5 June 2023

The Covid Inquiry risks reviving the same tired debates about ‘The Science’


For several reasons, the looming Covid-19 inquiry fills me with dread. For starters – and I accept that this is quite a personal one – it probably means several more years of having to write about Boris Johnson. CapX’s editor-in-chief Robert Colvile set out some more serious ones in yesterday’s Sunday Times: it will be adversarial, it will be very slow, it will be very expensive, and at the end of it we probably won’t know all that much more than we did at the beginning.

But Sunday’s papers also trailed another reason: it means we will probably have to litigate all over again the battle between political decision making and, to properly capitalise it, The Science. 

The Observer reported that: ‘Sunak under fire as ‘stupid’ Eat Out to Help Out scheme to be focus of Covid inquiry’. It quotes Professor John Edmunds, of the London School of Hygiene and Tropical Medicine, attacking the then-Chancellor for apparently not consulting the scientists before rolling out the controversial programme:

‘If we had [been consulted], I would have been clear what I thought about it,’ said Edmunds. ‘As far as I am concerned, it was a spectacularly stupid idea and an obscene way to spend public money.’

Now, it is possible that Edmunds’ complaint is merely that Sunak’s failure to consult means that he did not have all the evidence to hand, and thus did not make the best-informed decision possible, whilst still respecting his right to make the final decision according to his own judgement.

But if the Prime Minister were to come out and say that nothing he has learned since would have changed his mind about the policy, he would almost certainly be generally execrated for such idiot defiance of The Science. Because during the pandemic, too many people seemed minded to simply outsource policy decisions to the scientists and public health organisations providing the Government’s expert advice.

Obviously, it would be grossly irresponsible for any government at such a time to ignore the data, or the recommendations of those best placed to understand it and its implications. But contra the implicit assumption of the technocratic mindset, not even the most frightening facts lead automatically to particular policy choices.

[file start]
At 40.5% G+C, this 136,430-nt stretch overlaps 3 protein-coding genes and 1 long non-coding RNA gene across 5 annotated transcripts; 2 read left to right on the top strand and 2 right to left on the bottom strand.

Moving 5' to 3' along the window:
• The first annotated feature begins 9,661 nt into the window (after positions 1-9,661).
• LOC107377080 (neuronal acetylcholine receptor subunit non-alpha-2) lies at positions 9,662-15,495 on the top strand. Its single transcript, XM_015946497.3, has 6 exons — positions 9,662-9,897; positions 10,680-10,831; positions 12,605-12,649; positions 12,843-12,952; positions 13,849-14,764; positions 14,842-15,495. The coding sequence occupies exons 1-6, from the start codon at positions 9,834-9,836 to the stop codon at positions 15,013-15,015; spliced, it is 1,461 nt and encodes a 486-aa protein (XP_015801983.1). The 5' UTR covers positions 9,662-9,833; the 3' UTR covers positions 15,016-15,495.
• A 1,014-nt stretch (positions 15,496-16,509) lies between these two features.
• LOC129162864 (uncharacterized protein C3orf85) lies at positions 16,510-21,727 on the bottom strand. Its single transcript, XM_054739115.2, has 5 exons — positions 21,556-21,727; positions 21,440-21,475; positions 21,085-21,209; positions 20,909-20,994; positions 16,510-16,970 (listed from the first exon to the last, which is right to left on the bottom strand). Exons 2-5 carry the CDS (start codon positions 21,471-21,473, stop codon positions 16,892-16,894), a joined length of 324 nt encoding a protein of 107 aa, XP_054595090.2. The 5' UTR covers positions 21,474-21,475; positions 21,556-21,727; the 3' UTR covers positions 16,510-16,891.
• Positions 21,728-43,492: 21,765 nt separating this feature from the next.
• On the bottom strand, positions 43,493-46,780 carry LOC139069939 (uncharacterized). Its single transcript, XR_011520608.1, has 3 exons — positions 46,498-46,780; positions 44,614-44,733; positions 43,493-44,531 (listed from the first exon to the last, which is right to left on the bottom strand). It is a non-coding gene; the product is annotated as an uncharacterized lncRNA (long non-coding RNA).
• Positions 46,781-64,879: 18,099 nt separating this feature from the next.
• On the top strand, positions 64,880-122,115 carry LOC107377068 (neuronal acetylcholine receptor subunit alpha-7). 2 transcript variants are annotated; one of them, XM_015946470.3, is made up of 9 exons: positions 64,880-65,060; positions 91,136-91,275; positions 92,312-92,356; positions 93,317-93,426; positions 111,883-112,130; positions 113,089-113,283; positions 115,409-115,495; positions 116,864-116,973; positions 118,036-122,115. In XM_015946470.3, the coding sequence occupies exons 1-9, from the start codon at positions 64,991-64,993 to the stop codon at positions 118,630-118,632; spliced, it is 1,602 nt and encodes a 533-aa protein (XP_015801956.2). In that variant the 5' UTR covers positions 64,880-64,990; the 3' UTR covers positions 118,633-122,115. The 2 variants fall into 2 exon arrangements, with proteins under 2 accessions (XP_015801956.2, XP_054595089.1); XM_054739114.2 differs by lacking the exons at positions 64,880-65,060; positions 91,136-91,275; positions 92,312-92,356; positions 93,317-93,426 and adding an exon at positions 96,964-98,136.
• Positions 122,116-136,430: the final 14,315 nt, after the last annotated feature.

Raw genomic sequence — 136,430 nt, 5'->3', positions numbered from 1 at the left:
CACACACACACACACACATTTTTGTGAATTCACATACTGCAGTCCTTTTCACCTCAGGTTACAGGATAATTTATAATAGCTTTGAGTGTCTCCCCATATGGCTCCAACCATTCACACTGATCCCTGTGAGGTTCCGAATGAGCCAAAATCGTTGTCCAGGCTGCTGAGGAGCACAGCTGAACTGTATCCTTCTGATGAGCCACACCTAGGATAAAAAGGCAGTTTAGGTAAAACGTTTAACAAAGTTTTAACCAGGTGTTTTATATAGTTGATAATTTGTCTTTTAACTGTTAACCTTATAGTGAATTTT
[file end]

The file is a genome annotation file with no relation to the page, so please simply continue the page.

The reason politicians have to take the final decisions is not merely because, in a democratic state, they have a mandate to do so. It’s because they have to weigh a broad range of competing interests and values, and make often very difficult judgements about trade-offs.

Any body focused on public health, whether a scientific institution, healthcare agency, or campaign group, tends naturally to develop tunnel vision. Their goal is to maximise a specific health outcome, measured on whatever metric matters to the organisation: preventable deaths, smoking rates, whatever.

Yet such bodies have neither the professional obligation nor, perhaps, the expertise to appreciate countervailing arguments. There may be good reasons, at least in a liberal society, why the optimal level of public health is not the maximum possible level of public health – not least the simple fact that many people enjoy unhealthy things!

Sadly, that sort of qualitative and highly individual good is very difficult to track or mobilise the state around. What government can understand is money, which is why the debate over public health and lifestyle freedom so often descends into an argument over whether the net cost to the public purse outweighs the revenue to the Treasury.

Eat Out to Help Out is a case in point. There are several grounds on which it can be criticised, not least spending public money on a subsidy when most households had spent months under-spending due to being locked in doors, so it arguably wasn’t necessary.

But for Sunak’s most trenchant critics, the attack is that he encouraged people to go out and mingle when it would have more effectively hindered the spread of the pandemic to keep everyone locked down – and the inquiry risks becoming an arena in which that Zero Covid-style argument can be relitigated all over again.

Perhaps it will be easier to make the case that there were things – the economy, people’s mental health, children’s education, the sheer pleasures of normal life – which needed to at least weigh in the scales against the imperative to stop the spread as much as humanly possible. But it could just as likely become nothing more than a useful stick with which to beat an unpopular government.

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Henry Hill is Deputy Editor of ConservativeHome.

Columns are the author's own opinion and do not necessarily reflect the views of CapX.